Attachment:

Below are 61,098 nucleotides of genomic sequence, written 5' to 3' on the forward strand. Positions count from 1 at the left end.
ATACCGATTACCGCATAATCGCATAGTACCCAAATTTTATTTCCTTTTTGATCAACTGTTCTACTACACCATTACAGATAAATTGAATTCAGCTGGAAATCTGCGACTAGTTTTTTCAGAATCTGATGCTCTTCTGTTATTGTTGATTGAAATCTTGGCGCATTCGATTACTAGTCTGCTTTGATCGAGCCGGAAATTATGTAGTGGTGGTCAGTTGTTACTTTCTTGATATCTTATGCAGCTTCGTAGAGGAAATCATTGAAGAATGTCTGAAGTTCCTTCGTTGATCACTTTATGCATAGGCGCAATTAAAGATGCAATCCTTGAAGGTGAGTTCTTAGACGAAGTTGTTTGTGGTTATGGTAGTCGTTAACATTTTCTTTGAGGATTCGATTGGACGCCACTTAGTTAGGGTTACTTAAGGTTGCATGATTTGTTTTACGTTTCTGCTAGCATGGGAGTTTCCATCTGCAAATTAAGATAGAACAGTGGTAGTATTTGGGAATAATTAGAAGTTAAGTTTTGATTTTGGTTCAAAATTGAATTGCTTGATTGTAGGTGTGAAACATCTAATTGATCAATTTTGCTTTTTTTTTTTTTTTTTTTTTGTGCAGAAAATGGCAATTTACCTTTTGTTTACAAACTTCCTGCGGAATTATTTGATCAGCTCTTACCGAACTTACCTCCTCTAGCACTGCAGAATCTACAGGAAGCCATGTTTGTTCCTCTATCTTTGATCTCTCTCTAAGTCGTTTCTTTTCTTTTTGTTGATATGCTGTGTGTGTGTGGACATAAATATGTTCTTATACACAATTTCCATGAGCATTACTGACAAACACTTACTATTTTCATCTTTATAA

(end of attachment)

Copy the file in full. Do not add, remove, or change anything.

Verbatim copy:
Below are 61,098 nucleotides of genomic sequence, written 5' to 3' on the forward strand. Positions count from 1 at the left end.
ATACCGATTACCGCATAATCGCATAGTACCCAAATTTTATTTCCTTTTTGATCAACTGTTCTACTACACCATTACAGATAAATTGAATTCAGCTGGAAATCTGCGACTAGTTTTTTCAGAATCTGATGCTCTTCTGTTATTGTTGATTGAAATCTTGGCGCATTCGATTACTAGTCTGCTTTGATCGAGCCGGAAATTATGTAGTGGTGGTCAGTTGTTACTTTCTTGATATCTTATGCAGCTTCGTAGAGGAAATCATTGAAGAATGTCTGAAGTTCCTTCGTTGATCACTTTATGCATAGGCGCAATTAAAGATGCAATCCTTGAAGGTGAGTTCTTAGACGAAGTTGTTTGTGGTTATGGTAGTCGTTAACATTTTCTTTGAGGATTCGATTGGACGCCACTTAGTTAGGGTTACTTAAGGTTGCATGATTTGTTTTACGTTTCTGCTAGCATGGGAGTTTCCATCTGCAAATTAAGATAGAACAGTGGTAGTATTTGGGAATAATTAGAAGTTAAGTTTTGATTTTGGTTCAAAATTGAATTGCTTGATTGTAGGTGTGAAACATCTAATTGATCAATTTTGCTTTTTTTTTTTTTTTTTTTTTGTGCAGAAAATGGCAATTTACCTTTTGTTTACAAACTTCCTGCGGAATTATTTGATCAGCTCTTACCGAACTTACCTCCTCTAGCACTGCAGAATCTACAGGAAGCCATGTTTGTTCCTCTATCTTTGATCTCTCTCTAAGTCGTTTCTTTTCTTTTTGTTGATATGCTGTGTGTGTGTGGACATAAATATGTTCTTATACACAATTTCCATGAGCATTACTGACAAACACTTACTATTTTCATCTTTATAA